4:40:05am :00:12 Launch command issued
Engine Start Sequence Begins
4:40:07am :00:10 Engine turbo pumps at flight speed
4:40:12am :00:05 Engines at maximum thrust
4:40:17am :00:00 LAUNCH OF SOYUZ MS-10 TO THE ISS
4:49:02am +8:45 THIRD STAGE SHUTDOWN; SOYUZ ORBITAL INSERTION
AFTER BOOSTER FAILURE – LAUNCH UPDATES
Shortly after launch, there was an issue with the booster. Teams have confirmed the spacecraft separated from the booster and are in contact with the crew as the capsule returns in a ballistic decent mode.
Teams have confirmed the crew have landed and Nick Hague and Aleksey Ovchinin are in good condition.
The search and recovery team has reached the landing site, and the crew is out of the capsule and in good condition.
STATEMENT ON SOYUZ MS-10 LAUNCH ABORT POST BOOSTER FAILURE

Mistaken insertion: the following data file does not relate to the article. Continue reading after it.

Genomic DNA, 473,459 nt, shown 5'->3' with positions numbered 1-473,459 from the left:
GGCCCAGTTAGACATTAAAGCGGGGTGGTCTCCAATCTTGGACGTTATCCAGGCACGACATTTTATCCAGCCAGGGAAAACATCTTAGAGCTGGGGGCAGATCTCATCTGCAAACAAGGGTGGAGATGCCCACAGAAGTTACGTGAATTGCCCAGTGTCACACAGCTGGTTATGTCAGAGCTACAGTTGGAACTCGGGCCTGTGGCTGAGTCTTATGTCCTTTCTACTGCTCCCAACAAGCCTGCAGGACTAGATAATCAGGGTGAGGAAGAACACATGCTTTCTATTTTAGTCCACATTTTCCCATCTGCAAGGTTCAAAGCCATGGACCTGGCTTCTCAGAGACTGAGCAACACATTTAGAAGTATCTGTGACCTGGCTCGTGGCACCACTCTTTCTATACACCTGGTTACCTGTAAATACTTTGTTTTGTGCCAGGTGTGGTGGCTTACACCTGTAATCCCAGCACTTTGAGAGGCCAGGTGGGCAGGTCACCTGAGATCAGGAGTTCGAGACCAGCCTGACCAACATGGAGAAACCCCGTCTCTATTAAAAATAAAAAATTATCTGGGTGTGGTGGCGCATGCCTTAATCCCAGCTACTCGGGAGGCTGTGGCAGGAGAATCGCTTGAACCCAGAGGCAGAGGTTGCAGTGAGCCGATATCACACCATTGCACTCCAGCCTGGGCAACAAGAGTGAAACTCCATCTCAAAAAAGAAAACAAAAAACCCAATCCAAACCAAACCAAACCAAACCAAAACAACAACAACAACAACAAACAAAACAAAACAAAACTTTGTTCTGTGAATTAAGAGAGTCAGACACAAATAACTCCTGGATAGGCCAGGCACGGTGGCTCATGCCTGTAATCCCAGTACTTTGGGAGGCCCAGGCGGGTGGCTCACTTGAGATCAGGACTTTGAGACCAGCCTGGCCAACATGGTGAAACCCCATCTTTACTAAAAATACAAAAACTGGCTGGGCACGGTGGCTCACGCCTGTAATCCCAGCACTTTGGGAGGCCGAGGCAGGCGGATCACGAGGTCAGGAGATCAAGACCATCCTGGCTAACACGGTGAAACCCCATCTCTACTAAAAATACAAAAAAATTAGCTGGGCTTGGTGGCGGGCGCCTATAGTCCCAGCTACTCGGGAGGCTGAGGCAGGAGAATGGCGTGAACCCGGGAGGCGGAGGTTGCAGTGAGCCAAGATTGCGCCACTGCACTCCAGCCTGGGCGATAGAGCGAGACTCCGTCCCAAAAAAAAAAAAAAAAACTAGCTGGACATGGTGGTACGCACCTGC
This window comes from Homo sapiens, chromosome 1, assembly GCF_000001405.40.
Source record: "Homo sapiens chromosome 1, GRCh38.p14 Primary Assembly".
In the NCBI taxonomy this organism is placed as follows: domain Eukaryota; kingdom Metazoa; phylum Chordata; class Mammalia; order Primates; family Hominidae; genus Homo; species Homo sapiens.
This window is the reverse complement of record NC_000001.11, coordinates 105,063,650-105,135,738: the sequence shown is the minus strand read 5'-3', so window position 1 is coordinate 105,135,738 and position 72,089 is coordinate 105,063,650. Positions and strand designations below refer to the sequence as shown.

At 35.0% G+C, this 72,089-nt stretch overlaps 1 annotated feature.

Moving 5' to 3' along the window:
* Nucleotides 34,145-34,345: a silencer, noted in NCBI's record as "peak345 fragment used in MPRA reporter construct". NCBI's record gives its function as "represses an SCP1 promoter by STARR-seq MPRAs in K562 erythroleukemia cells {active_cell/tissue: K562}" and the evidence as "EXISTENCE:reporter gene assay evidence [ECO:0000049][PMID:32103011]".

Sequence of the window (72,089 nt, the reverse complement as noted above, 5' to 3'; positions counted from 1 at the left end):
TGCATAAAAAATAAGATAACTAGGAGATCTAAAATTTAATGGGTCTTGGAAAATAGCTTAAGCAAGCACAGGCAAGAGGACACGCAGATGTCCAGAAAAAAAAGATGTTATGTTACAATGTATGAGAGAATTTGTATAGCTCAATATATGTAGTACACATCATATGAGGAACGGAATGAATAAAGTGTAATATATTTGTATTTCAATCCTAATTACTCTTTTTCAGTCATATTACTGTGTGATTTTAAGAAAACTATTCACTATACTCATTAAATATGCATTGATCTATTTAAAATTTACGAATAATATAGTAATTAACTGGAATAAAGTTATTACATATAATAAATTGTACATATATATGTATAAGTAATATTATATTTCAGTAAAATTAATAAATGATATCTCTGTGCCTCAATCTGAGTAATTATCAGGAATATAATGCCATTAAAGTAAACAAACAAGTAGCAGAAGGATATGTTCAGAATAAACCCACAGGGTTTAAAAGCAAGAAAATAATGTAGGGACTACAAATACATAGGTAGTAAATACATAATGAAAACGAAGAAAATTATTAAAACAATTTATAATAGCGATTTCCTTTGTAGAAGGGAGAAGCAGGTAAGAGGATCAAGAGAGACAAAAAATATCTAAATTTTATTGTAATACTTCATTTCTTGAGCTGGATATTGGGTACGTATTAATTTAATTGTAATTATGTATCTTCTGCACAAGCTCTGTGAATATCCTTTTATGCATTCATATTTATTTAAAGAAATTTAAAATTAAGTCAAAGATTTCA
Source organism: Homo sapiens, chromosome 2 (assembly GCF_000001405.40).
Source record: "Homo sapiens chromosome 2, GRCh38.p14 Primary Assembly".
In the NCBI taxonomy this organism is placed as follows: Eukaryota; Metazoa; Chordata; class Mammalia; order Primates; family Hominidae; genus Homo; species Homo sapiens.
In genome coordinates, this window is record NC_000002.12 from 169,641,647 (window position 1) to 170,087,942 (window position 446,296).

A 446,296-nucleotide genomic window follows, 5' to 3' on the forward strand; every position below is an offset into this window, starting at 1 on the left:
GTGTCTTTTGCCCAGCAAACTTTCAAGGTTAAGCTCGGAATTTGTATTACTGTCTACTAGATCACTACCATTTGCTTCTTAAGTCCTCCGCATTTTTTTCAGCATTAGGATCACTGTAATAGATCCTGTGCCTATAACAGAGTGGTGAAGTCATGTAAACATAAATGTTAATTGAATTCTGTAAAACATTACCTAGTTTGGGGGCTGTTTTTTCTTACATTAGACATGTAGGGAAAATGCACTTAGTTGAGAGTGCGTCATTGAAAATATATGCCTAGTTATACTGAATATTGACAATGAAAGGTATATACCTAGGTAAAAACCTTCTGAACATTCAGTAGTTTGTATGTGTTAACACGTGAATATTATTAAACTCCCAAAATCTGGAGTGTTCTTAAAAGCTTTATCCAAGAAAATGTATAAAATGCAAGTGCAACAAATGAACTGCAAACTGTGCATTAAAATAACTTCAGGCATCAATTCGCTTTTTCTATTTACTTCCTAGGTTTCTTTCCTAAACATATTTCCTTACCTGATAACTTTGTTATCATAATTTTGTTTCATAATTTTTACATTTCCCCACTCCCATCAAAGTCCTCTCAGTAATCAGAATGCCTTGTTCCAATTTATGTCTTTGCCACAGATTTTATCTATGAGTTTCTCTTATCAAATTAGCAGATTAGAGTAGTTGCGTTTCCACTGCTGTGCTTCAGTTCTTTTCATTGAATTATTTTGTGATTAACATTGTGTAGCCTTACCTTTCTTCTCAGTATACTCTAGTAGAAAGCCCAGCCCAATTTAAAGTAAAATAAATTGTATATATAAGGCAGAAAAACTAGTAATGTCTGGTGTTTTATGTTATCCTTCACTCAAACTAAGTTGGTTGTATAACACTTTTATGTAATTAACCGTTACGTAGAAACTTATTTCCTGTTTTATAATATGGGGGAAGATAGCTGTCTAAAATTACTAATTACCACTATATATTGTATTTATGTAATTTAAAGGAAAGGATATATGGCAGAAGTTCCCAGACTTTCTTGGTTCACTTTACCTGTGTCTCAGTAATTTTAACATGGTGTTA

NASA astronaut Nick Hague and Russian cosmonaut Alexey Ovchinin are in good condition following today’s aborted launch. I’m grateful that everyone is safe. A thorough investigation into the cause of the incident will be conducted. Full statement below:
The Soyuz MS-10 spacecraft launched from the Baikonur Cosmodrome in Kazakhstan to the International Space Station at 4:40 a.m. EDT Thursday, October 11 (2:40 p.m. in Baikonur) carrying American astronaut Nick Hague and Russian cosmonaut Alexey Ovchinin. Shortly after launch, there was an anomaly with the booster and the launch ascent was aborted, resulting in a ballistic landing of the spacecraft.
Search and rescue teams were deployed to the landing site. Hague and Ovchinin are out of the capsule and are reported to be in good condition. They will be transported to the Gagarin Cosmonaut Training Center in Star City, Russia outside of Moscow.